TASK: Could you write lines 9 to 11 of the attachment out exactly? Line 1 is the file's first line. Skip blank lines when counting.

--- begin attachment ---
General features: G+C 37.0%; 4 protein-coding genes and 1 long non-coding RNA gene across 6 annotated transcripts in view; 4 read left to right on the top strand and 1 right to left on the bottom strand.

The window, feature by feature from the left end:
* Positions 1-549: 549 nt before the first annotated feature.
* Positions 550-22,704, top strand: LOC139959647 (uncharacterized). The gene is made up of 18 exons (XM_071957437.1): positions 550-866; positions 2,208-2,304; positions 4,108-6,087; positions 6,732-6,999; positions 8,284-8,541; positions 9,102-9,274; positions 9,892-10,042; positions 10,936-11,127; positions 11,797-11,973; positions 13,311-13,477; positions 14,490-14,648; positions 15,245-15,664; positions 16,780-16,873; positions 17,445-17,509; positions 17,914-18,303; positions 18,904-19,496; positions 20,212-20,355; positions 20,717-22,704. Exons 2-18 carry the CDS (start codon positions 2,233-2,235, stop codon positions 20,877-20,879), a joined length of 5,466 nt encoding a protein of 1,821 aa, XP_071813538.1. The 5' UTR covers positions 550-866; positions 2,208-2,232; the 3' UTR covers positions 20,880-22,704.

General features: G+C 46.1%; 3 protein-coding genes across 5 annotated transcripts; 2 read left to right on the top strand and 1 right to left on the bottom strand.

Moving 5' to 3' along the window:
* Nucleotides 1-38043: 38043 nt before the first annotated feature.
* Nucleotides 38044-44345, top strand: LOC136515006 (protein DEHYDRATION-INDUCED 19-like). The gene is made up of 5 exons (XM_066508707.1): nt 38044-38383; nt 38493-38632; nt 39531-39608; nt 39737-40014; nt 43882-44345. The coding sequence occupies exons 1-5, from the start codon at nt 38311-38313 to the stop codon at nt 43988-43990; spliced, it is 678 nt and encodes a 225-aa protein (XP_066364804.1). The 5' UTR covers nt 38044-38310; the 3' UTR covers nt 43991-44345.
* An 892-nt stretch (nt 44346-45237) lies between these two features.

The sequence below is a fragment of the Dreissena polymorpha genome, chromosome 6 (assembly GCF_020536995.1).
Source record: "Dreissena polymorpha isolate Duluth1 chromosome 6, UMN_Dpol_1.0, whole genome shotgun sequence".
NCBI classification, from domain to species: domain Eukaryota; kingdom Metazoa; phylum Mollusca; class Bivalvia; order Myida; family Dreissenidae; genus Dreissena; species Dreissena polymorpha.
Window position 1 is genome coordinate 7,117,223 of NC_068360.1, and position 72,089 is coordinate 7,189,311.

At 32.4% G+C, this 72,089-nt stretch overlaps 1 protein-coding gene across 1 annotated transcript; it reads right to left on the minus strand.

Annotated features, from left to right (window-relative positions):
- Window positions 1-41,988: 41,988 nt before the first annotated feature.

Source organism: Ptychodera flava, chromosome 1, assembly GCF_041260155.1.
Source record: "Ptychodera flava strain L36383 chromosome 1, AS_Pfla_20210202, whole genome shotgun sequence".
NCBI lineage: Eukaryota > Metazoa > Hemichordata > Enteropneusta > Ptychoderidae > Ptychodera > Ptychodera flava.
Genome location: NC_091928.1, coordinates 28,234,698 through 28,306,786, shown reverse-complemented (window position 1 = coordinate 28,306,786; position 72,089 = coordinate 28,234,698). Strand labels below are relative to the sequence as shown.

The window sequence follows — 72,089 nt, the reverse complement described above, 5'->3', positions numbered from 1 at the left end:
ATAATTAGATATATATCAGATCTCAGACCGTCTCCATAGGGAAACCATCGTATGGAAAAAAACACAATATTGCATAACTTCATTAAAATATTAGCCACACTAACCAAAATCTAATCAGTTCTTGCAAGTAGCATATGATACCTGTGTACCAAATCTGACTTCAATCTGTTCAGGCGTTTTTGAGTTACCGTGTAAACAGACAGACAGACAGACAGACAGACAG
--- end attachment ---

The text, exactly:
* An 892-nt stretch (nt 44346-45237) lies between these two features.

The sequence below is a fragment of the Dreissena polymorpha genome, chromosome 6 (assembly GCF_020536995.1).
Source record: "Dreissena polymorpha isolate Duluth1 chromosome 6, UMN_Dpol_1.0, whole genome shotgun sequence".